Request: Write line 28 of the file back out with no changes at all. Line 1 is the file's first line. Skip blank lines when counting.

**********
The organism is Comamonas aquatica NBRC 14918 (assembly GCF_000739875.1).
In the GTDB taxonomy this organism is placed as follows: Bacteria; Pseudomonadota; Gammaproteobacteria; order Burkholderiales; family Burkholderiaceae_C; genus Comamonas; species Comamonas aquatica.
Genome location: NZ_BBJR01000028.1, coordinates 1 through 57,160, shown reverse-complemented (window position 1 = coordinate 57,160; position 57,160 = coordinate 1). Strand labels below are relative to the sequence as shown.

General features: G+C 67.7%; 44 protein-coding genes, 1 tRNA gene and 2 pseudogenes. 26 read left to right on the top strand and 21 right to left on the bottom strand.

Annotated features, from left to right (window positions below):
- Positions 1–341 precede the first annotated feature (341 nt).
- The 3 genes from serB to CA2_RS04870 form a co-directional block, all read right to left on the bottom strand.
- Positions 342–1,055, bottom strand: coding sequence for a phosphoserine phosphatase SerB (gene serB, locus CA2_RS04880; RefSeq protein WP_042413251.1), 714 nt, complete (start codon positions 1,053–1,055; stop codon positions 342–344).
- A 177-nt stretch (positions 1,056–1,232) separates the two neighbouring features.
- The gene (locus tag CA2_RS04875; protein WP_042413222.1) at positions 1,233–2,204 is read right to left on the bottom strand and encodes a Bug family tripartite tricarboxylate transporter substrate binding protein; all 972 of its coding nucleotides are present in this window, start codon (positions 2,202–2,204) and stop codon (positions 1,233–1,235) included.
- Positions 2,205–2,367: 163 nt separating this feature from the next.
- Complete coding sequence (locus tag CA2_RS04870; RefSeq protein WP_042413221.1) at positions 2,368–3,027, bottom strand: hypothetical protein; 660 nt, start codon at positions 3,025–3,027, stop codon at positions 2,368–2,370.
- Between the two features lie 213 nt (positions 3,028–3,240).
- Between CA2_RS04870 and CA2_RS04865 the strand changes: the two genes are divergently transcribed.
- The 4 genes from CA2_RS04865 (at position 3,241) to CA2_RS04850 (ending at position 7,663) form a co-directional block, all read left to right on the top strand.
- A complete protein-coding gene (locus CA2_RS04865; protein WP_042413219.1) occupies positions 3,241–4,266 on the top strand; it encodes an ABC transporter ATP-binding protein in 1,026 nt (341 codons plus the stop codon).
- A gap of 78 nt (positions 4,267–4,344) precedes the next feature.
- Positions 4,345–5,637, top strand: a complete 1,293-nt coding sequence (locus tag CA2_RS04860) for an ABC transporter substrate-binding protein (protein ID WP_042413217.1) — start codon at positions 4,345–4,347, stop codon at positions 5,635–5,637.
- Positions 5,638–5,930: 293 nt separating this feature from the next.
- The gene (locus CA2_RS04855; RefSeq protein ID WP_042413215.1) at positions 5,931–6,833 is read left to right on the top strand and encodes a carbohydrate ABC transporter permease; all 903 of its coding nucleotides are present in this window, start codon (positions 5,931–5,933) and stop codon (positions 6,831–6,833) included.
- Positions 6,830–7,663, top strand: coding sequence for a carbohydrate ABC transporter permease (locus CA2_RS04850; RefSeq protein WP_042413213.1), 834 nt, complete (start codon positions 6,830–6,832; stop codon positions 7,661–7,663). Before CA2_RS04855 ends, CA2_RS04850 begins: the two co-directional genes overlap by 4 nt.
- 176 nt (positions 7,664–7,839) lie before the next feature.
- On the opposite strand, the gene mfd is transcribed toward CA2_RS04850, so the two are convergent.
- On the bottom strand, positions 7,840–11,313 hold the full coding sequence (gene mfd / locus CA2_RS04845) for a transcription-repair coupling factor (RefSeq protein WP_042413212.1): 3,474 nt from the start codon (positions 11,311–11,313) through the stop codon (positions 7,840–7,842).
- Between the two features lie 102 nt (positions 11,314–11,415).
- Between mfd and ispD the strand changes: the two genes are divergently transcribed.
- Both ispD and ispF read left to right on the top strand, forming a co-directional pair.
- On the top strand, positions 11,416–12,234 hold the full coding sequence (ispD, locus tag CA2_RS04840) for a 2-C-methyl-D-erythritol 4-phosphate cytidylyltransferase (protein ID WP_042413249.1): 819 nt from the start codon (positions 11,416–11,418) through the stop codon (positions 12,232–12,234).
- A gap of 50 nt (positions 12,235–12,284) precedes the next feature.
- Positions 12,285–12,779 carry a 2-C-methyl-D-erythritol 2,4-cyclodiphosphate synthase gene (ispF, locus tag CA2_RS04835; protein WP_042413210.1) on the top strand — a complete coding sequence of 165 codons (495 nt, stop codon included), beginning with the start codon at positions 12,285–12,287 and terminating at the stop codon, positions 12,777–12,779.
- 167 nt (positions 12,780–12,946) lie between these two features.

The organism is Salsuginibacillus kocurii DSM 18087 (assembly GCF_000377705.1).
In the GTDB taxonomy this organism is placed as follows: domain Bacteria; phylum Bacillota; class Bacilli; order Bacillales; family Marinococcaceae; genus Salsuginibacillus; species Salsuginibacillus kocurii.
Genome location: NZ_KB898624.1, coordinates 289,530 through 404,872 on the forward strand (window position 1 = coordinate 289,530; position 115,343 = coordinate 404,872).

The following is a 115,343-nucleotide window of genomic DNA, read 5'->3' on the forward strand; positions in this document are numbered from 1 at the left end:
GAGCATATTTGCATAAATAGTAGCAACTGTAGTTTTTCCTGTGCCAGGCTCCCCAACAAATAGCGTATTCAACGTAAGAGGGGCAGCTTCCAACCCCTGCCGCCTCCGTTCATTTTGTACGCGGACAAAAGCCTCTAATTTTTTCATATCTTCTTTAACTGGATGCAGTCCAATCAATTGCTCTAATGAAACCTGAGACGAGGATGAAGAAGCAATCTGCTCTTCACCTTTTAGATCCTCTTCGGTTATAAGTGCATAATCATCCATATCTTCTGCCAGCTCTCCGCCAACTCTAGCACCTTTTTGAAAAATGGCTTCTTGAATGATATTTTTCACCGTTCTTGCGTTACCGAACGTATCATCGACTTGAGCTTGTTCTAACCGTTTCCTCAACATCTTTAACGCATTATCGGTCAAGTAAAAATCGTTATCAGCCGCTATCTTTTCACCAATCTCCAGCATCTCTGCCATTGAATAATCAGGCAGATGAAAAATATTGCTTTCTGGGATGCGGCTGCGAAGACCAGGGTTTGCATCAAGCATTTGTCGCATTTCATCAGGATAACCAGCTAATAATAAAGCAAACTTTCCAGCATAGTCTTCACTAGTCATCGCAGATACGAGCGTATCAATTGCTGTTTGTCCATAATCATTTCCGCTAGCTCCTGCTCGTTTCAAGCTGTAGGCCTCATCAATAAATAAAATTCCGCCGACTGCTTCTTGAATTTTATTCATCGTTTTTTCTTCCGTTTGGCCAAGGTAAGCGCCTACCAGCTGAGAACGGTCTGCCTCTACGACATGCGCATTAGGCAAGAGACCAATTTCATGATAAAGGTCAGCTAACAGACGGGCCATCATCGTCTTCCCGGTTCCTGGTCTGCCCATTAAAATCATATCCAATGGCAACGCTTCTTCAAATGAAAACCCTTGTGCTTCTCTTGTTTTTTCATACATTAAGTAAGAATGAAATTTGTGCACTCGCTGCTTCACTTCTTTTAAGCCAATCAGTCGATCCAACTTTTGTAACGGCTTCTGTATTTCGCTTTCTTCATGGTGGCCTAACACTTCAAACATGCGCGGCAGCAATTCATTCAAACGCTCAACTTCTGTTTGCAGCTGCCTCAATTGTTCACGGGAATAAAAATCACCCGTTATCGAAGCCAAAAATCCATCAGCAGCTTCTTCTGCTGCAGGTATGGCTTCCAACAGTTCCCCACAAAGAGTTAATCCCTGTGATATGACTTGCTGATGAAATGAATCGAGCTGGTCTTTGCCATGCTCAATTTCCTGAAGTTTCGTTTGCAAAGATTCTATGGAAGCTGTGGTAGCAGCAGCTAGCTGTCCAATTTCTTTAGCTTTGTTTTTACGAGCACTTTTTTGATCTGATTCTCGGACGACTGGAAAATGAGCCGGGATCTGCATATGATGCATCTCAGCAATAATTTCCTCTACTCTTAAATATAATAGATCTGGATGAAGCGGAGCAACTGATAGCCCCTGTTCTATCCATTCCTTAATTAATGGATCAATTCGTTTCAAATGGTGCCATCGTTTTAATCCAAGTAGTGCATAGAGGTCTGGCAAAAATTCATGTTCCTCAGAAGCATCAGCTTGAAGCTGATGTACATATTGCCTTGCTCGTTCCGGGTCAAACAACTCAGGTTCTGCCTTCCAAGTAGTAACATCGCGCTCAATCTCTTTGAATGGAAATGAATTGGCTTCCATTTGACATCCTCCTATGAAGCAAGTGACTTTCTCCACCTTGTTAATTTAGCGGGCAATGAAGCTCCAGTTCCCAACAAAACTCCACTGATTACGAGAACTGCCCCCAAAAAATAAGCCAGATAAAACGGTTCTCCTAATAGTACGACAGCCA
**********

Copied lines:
- On the top strand, positions 11,416–12,234 hold the full coding sequence (ispD, locus tag CA2_RS04840) for a 2-C-methyl-D-erythritol 4-phosphate cytidylyltransferase (protein ID WP_042413249.1): 819 nt from the start codon (positions 11,416–11,418) through the stop codon (positions 12,232–12,234).